THE MAKING OF A MOVIE CONTROVERSY

By EW Staff
Updated March 31, 1995 at 05:00 AM EST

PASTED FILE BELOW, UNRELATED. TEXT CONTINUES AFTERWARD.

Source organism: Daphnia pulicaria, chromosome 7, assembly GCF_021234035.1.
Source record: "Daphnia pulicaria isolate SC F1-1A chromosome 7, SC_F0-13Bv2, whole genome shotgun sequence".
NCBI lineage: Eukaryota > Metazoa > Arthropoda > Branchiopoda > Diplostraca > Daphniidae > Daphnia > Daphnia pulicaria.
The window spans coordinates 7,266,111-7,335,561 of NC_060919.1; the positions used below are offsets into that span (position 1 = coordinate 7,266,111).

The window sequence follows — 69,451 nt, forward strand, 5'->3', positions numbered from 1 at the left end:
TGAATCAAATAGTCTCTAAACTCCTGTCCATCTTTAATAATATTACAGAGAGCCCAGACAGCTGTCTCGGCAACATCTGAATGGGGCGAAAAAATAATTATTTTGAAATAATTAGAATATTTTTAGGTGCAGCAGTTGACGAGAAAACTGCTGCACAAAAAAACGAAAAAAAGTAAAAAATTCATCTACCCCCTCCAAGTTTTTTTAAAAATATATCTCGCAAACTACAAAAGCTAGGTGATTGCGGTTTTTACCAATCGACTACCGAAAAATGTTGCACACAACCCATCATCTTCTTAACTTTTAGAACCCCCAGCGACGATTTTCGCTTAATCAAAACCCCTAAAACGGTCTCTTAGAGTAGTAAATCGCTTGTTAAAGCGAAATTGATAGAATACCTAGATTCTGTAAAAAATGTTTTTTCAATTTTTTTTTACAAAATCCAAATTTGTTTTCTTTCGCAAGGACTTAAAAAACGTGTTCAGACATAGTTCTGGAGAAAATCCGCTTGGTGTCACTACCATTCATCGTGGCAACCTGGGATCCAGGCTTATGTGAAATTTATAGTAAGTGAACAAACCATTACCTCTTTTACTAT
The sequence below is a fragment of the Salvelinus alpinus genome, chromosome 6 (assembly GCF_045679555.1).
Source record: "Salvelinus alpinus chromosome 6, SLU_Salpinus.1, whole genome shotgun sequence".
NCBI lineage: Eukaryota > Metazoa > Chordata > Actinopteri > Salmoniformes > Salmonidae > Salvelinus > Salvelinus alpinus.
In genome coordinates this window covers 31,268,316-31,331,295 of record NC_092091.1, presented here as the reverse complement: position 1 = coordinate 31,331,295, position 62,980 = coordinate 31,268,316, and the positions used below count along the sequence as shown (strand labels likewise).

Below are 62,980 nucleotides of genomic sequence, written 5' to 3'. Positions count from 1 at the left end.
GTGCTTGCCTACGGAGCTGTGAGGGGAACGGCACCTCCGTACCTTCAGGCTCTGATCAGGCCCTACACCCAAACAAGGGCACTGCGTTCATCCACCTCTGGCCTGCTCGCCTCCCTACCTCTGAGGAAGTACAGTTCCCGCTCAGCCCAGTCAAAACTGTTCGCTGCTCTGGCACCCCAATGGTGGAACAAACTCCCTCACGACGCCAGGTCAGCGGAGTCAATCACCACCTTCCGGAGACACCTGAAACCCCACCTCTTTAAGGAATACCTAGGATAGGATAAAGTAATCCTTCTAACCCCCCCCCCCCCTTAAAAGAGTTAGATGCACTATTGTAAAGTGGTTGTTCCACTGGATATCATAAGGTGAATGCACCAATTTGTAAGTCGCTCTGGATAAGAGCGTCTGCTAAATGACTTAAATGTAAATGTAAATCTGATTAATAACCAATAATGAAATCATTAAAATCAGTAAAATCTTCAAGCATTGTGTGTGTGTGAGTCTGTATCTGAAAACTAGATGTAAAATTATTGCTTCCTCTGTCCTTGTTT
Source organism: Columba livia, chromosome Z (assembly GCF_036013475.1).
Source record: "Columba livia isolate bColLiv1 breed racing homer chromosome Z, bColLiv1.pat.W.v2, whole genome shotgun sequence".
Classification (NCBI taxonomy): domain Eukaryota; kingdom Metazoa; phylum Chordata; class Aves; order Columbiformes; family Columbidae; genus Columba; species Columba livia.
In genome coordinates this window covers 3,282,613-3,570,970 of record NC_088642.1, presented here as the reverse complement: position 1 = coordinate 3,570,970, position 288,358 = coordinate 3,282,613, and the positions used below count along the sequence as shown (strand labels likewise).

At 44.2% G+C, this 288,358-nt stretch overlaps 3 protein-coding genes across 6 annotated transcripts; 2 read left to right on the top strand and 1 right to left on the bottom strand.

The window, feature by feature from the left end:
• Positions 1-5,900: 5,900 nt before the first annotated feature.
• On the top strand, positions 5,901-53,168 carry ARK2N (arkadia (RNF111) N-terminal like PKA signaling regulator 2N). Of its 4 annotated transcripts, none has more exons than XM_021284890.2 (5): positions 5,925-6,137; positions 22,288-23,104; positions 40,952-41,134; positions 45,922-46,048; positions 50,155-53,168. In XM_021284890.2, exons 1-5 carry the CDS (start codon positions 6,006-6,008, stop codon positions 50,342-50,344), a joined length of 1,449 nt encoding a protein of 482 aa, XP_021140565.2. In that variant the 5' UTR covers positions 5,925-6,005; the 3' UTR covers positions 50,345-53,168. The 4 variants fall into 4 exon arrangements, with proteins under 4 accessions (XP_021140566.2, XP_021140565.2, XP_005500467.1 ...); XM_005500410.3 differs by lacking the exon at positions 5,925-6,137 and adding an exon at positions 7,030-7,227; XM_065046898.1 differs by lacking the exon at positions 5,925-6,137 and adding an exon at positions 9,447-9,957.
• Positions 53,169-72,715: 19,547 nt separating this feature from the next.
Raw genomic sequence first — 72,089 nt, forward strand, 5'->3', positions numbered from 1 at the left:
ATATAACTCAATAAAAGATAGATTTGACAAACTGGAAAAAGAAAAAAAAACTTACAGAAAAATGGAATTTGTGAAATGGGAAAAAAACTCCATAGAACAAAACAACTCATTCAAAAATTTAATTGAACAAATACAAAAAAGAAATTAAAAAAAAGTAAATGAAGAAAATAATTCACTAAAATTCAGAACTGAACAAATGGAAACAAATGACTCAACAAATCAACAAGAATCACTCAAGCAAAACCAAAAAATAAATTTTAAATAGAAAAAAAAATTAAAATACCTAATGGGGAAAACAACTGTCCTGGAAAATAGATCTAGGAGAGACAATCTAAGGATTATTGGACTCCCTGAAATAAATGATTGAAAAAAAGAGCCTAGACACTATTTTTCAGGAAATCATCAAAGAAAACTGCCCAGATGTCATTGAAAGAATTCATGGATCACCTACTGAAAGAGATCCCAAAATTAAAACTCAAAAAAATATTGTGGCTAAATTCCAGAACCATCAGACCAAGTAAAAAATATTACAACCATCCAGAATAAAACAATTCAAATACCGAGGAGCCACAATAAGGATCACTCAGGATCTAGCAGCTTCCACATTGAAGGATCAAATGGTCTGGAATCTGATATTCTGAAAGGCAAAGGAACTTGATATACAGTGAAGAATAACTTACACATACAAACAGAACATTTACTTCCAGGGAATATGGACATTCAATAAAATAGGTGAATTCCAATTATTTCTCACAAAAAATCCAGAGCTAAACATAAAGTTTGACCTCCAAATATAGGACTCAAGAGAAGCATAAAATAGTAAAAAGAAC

”I believe very strongly that people make movies that reflect their personalities. And I have a fairly emotional, out-of-control personality at times,” says Antonia Bird, 35, an intense round Englishwoman with flyaway hair. ”My intention in Priest was to expose religious hypocrisy, to expose the deep intolerance not only in the Catholic church, but in society as a whole. The script (by Liverpool writer Jimmy McGovern) hit me in the gut-and I set out to achieve in directing the reaction I had when I read it.” Score one for Bird: So far, her controversial second film has either hit moviegoers in the gut or made them want to hit her in the gut. Priest is about a gay cleric who learns in confession that a young girl is the victim of incest, and since last fall it has been pulling audiences to their feet and winning prizes at film festivals in Edinburgh, Toronto, and Berlin. But the religious atmosphere into which this gut-wrenching film now opens is highly charged. In Britain within the last year, a gay-rights group outed 10 Anglican bishops, and a former bishop of Glasgow came out of the closet. Early this month, the Roman Catholic archbishop of Westminster preached tolerance of gay love but not gay sex. And in New York, John Cardinal O’Connor rewarded the antigay organizers of the Saint Patrick’s Day parade by serving as its grand marshal. The film’s distributors, moreover, are stirring the pot. Priest opened in Britain and Ireland on Saint Patrick’s Day and is scheduled to widen its American run on April 14-Good Friday. Here, Miramax held early screenings for clergy. When one Los Angeles participant predicted picketing of the sort that greeted The Last Temptation of Christ, another noted, ”They should be so lucky.” One Catholic priest who attended, Father Gregory Coiro, spokesperson of the L.A. archdiocese, believes the Church won’t condemn the film because ”all it would do is feed the publicity machine. It’s a serious, well-made film, which (Bird) uses as a club to express her anger at the Church.” But hotter heads may yet prevail. Bill Donohue, spokesman for the Catholic League, an antidefamation group, is outraged by the film’s ”invidious stereotype. All five priests are unredeemable and depraved. I don’t think (Miramax) would dare put out a movie called Rabbi with similar portrayals and have it released on Yom Kippur.” Whether there are protests or more accolades for Priest, Bird has no intention of letting up. Her first American movie, Mad Love, with Drew Barrymore and Chris O’Donnell as troubled lovers on the run, opens May 26. What’s it like? ”It’s an anarchic, rebellious film,” says the director defiantly. ”It’s an Antonia Bird film.”

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